Shane Warland of Debug Nelson is struggling to keep up with demand.
“Everything is booming,” Warland said. With “everything” he refers to cockroaches, ants, rodents and wasps.
The number of calls has increased noticeably over the past three years, Warland said.
New Zealand has about 40 species of ants, 12 of which are native. Of the 30 species of cockroaches that live here, about half are native.
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In Nelson, the main invaders were Argentine ants, white-footed house ants and German cockroaches, Warland said.
People often saw Gisborne cockroaches (native to Australia), he said. “He comes in when a window or door is open. People see them and think they have a plague.”
However, this species tended to live outdoors, eating rotten vegetation and only going indoors when it was cold.
It was German cockroaches that can really take hold, Warland said.
“There was a lady who picked up a coffee maker from a store that was infested with cockroaches. Once they spread, they got everywhere, they breed so fast.”
They will also settle behind dishwashers and refrigerators, in microwave motors and behind electrical outlets.
“Where it’s warm and cozy and dark and nobody bothers them,” Warland said.
Keeping a clean house helps deter these bugs, but he’s also seen tidy homes infested.
‘I’ve seen clean houses where ants come in because they’re passing through. You can be clean, but once you have white-footed house ants, they get into your walls and ceilings.”
The best solution for many people was to attack ants with fly spray or insect bombs. But this could make a problem worse, Warland said.
“They’ll think they’re being attacked, so they split their nest and breed like crazy.”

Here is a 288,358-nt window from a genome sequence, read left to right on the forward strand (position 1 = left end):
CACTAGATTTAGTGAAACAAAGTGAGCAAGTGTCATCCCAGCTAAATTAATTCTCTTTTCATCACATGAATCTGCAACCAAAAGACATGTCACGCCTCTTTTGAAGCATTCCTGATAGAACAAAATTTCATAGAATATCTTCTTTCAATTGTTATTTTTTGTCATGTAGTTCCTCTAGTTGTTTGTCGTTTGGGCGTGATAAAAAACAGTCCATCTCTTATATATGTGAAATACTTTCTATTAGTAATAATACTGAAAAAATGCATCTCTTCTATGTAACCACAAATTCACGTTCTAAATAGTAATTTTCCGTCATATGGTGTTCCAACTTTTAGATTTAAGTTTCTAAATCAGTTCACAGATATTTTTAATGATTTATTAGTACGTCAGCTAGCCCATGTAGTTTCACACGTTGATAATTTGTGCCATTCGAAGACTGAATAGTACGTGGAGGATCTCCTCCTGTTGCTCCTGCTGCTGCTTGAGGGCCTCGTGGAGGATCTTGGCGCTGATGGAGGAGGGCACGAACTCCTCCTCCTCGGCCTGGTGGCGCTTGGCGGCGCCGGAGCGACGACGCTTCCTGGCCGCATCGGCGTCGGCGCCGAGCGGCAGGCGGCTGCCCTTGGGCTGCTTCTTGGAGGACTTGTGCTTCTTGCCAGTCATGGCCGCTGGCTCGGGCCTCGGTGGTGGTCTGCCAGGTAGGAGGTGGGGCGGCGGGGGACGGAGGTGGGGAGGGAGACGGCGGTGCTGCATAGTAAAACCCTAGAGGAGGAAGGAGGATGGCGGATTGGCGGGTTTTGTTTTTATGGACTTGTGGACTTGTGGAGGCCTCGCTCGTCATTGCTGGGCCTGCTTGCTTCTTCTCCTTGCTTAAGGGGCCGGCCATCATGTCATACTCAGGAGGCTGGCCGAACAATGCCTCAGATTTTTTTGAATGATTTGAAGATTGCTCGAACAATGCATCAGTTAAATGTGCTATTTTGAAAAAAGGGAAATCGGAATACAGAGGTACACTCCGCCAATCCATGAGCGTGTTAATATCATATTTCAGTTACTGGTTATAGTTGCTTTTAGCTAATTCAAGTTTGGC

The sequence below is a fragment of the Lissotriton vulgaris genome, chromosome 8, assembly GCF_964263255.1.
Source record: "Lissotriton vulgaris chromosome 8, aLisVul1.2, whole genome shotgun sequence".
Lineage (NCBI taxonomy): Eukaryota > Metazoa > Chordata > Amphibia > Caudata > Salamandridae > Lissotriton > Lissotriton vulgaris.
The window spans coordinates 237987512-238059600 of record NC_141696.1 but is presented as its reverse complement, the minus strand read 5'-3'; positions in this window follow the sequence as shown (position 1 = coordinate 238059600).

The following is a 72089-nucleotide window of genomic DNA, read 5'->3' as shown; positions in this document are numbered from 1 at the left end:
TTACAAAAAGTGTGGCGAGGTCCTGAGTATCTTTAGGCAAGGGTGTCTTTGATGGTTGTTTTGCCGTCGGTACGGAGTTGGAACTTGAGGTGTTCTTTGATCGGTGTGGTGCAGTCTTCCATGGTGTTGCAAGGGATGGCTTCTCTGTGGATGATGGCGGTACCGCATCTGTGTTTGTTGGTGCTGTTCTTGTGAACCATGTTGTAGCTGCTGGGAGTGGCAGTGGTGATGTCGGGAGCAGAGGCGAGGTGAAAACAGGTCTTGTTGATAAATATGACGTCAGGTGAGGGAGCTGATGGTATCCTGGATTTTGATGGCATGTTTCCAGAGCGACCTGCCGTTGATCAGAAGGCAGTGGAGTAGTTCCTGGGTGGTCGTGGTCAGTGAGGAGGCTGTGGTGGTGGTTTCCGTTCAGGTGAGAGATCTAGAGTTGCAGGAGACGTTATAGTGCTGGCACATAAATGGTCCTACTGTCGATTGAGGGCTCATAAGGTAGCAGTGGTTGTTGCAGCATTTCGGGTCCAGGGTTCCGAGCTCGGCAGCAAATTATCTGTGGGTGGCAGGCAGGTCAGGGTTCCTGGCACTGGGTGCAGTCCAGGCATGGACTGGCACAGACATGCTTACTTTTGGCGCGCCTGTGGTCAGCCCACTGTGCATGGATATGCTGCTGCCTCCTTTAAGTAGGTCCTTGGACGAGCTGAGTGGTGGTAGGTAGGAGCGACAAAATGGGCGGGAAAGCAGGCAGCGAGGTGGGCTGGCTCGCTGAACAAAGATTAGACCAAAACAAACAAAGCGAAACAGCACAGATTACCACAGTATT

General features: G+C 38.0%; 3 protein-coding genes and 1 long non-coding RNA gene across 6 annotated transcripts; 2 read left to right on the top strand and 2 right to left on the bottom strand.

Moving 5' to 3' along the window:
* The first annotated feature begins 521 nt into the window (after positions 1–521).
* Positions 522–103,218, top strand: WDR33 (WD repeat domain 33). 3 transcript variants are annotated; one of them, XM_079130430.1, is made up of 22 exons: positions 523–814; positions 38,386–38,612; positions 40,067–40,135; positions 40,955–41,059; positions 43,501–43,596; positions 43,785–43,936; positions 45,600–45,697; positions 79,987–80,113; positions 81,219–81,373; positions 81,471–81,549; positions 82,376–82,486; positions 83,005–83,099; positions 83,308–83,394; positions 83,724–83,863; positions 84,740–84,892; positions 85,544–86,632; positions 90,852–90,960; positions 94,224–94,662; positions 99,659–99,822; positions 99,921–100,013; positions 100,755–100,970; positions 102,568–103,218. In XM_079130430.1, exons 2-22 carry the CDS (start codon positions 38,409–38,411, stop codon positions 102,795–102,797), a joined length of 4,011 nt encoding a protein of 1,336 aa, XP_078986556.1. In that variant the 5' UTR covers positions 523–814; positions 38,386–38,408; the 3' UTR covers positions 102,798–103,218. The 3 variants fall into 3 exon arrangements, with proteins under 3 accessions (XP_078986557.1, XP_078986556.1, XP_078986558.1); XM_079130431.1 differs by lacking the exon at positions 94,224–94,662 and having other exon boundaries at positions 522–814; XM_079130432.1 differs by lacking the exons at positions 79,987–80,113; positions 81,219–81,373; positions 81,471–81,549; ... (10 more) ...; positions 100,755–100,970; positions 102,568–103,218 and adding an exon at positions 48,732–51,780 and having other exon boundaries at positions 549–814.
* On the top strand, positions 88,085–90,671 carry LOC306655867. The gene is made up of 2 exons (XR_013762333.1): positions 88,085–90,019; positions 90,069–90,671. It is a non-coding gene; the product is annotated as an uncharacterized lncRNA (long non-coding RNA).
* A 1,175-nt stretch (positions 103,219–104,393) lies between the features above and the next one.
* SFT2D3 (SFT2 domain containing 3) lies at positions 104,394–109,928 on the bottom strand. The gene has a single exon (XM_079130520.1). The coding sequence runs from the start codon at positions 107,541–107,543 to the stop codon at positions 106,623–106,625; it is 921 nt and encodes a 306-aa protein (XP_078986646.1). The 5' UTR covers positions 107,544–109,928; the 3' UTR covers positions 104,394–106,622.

This will often be in hard-to-reach places: interior walls or ceilings.
Because the queen only consumes food produced in the nest, ingesting bait may also be ineffective, Warland said.
The best way to deal with ants was to use a non-repellent insecticide, which ants, which “feeling sensitive,” were transferred to the nest through their bodies, he said.
The unwanted invaders were getting more and more resistance, Warland believed.
‘They get used to what we serve them. They are survivors; they’ve been around for a long time, they’ve walked with the dinosaurs.”
Entomologist and science communicator Morgane Merien said the invaders at home are usually the introduced species.
“The native species mostly stay in their native habitats and are quite harmless and even beneficial to some of the services they provide to our ecosystems.
“I think more people are seeing these introduced ants and cockroaches because our summers are getting longer and warmer, leading to greater numbers and a longer breeding season,” Merien said.
Merien, who presents TVNZ’s Bug Hunter, said cold weather forces insects to seek warmth and shelter. And because we’re more indoors for the same reason, we’re more likely to run into them, she said.
As the climate warms, introduced insects that previously wouldn’t have survived in New Zealand are likely to start to thrive, she said.
Some (such as the brown-marbled stink bug, the spotted lanternfly and the gypsy moth) can cause problems in the agricultural sector.
“It’s important to keep an eye out and report any strange looking critters you don’t know about to the Ministry of Primary Industries.”
Ruud Kleinpaste, known to television viewers as the Bugman, doesn’t like the word ‘pest’ and makes sure he doesn’t use it when he lectures to children.
‘Do you mean an unwanted insect? What is the unwanted part of it? The only pests are the ones that don’t belong here in our ecosystem and are altering our natural habitat.”
Cockroaches are useful creatures: The Gisborne variety breaks down the vegetation under the mulch in your yard, while German cockroaches are the “world’s best recyclers,” naturally collaborating with the messiest animal on Earth: humans.
“If you get cockroaches, ask about your own hygiene systems at home,” Kleinpaste said.
“If you spill spaghetti bolognaise at home, they’ll come in and leave a business card and say, ‘Don’t worry, I’ll clean it up, I’ve been doing this for five million years’.”
Kleinpaste is more concerned with the insects that damage our crops: like guava moths that migrate south, and other creatures that wouldn’t have survived if our climate were cooler.
“Those are pests, from a biosecurity standpoint.”